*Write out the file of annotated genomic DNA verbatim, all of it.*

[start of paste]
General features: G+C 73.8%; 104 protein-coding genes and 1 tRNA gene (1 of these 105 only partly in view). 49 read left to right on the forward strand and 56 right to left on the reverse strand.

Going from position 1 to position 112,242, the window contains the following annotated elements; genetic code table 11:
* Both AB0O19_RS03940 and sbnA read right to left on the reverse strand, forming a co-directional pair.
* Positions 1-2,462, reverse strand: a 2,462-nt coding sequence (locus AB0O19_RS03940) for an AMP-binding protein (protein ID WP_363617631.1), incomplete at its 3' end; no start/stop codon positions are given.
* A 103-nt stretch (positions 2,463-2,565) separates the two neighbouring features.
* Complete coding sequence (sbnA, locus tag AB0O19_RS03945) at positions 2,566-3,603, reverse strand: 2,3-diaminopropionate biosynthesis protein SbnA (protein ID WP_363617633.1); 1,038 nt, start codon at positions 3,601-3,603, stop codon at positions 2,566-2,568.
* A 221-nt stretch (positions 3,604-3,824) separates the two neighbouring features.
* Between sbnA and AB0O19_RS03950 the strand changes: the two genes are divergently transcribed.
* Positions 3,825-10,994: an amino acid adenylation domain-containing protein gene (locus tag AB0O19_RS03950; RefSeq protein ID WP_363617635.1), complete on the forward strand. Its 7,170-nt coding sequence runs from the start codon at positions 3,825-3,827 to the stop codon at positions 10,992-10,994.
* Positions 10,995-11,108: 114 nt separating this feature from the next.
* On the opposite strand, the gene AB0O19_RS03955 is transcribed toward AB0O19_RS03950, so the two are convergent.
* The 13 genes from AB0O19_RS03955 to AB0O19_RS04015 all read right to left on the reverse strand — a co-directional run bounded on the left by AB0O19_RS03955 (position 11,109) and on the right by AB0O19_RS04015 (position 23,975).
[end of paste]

General features: G+C 73.8%; 104 protein-coding genes and 1 tRNA gene (1 of these 105 only partly in view). 49 read left to right on the forward strand and 56 right to left on the reverse strand.

Going from position 1 to position 112,242, the window contains the following annotated elements; genetic code table 11:
* Both AB0O19_RS03940 and sbnA read right to left on the reverse strand, forming a co-directional pair.
* Positions 1-2,462, reverse strand: a 2,462-nt coding sequence (locus AB0O19_RS03940) for an AMP-binding protein (protein ID WP_363617631.1), incomplete at its 3' end; no start/stop codon positions are given.
* A 103-nt stretch (positions 2,463-2,565) separates the two neighbouring features.
* Complete coding sequence (sbnA, locus tag AB0O19_RS03945) at positions 2,566-3,603, reverse strand: 2,3-diaminopropionate biosynthesis protein SbnA (protein ID WP_363617633.1); 1,038 nt, start codon at positions 3,601-3,603, stop codon at positions 2,566-2,568.
* A 221-nt stretch (positions 3,604-3,824) separates the two neighbouring features.
* Between sbnA and AB0O19_RS03950 the strand changes: the two genes are divergently transcribed.
* Positions 3,825-10,994: an amino acid adenylation domain-containing protein gene (locus tag AB0O19_RS03950; RefSeq protein ID WP_363617635.1), complete on the forward strand. Its 7,170-nt coding sequence runs from the start codon at positions 3,825-3,827 to the stop codon at positions 10,992-10,994.
* Positions 10,995-11,108: 114 nt separating this feature from the next.
* On the opposite strand, the gene AB0O19_RS03955 is transcribed toward AB0O19_RS03950, so the two are convergent.
* The 13 genes from AB0O19_RS03955 to AB0O19_RS04015 all read right to left on the reverse strand — a co-directional run bounded on the left by AB0O19_RS03955 (position 11,109) and on the right by AB0O19_RS04015 (position 23,975).